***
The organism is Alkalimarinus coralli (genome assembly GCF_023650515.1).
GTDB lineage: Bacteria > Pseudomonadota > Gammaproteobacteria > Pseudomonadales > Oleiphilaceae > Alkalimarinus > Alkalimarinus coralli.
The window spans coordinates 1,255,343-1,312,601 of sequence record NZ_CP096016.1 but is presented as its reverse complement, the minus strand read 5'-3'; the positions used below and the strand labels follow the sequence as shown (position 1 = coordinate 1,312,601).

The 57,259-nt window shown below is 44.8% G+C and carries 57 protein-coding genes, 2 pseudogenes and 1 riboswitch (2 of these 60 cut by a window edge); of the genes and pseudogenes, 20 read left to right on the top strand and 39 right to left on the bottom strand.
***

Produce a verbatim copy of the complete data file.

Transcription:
The organism is Alkalimarinus coralli (genome assembly GCF_023650515.1).
GTDB lineage: Bacteria > Pseudomonadota > Gammaproteobacteria > Pseudomonadales > Oleiphilaceae > Alkalimarinus > Alkalimarinus coralli.
The window spans coordinates 1,255,343-1,312,601 of sequence record NZ_CP096016.1 but is presented as its reverse complement, the minus strand read 5'-3'; the positions used below and the strand labels follow the sequence as shown (position 1 = coordinate 1,312,601).

The 57,259-nt window shown below is 44.8% G+C and carries 57 protein-coding genes, 2 pseudogenes and 1 riboswitch (2 of these 60 cut by a window edge); of the genes and pseudogenes, 20 read left to right on the top strand and 39 right to left on the bottom strand.